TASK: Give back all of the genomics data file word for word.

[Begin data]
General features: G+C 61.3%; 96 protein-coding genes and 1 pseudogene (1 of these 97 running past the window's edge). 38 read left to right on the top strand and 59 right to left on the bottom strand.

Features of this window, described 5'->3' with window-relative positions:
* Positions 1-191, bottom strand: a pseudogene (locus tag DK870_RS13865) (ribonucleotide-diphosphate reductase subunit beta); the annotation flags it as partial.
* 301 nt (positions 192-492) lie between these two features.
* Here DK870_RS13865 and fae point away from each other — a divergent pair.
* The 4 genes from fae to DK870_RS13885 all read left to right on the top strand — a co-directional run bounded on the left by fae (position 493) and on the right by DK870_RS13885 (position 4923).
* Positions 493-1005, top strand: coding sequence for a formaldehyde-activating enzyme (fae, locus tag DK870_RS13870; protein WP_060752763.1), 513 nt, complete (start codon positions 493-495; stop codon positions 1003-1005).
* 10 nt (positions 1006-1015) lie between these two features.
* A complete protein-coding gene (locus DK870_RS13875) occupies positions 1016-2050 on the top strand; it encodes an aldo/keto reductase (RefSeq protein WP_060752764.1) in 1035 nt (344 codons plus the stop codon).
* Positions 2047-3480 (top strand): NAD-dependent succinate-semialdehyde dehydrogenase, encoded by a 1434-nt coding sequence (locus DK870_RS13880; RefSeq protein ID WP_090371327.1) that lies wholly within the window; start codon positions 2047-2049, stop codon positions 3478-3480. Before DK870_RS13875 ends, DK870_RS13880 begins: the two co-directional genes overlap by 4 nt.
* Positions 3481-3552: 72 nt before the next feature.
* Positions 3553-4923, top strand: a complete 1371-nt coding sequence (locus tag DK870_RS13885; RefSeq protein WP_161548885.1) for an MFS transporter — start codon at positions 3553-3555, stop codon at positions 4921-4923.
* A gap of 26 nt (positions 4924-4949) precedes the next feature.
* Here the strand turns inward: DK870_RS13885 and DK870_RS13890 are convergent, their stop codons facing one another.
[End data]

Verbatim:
General features: G+C 61.3%; 96 protein-coding genes and 1 pseudogene (1 of these 97 running past the window's edge). 38 read left to right on the top strand and 59 right to left on the bottom strand.

Features of this window, described 5'->3' with window-relative positions:
* Positions 1-191, bottom strand: a pseudogene (locus tag DK870_RS13865) (ribonucleotide-diphosphate reductase subunit beta); the annotation flags it as partial.
* 301 nt (positions 192-492) lie between these two features.
* Here DK870_RS13865 and fae point away from each other — a divergent pair.
* The 4 genes from fae to DK870_RS13885 all read left to right on the top strand — a co-directional run bounded on the left by fae (position 493) and on the right by DK870_RS13885 (position 4923).
* Positions 493-1005, top strand: coding sequence for a formaldehyde-activating enzyme (fae, locus tag DK870_RS13870; protein WP_060752763.1), 513 nt, complete (start codon positions 493-495; stop codon positions 1003-1005).
* 10 nt (positions 1006-1015) lie between these two features.
* A complete protein-coding gene (locus DK870_RS13875) occupies positions 1016-2050 on the top strand; it encodes an aldo/keto reductase (RefSeq protein WP_060752764.1) in 1035 nt (344 codons plus the stop codon).
* Positions 2047-3480 (top strand): NAD-dependent succinate-semialdehyde dehydrogenase, encoded by a 1434-nt coding sequence (locus DK870_RS13880; RefSeq protein ID WP_090371327.1) that lies wholly within the window; start codon positions 2047-2049, stop codon positions 3478-3480. Before DK870_RS13875 ends, DK870_RS13880 begins: the two co-directional genes overlap by 4 nt.
* Positions 3481-3552: 72 nt before the next feature.
* Positions 3553-4923, top strand: a complete 1371-nt coding sequence (locus tag DK870_RS13885; RefSeq protein WP_161548885.1) for an MFS transporter — start codon at positions 3553-3555, stop codon at positions 4921-4923.
* A gap of 26 nt (positions 4924-4949) precedes the next feature.
* Here the strand turns inward: DK870_RS13885 and DK870_RS13890 are convergent, their stop codons facing one another.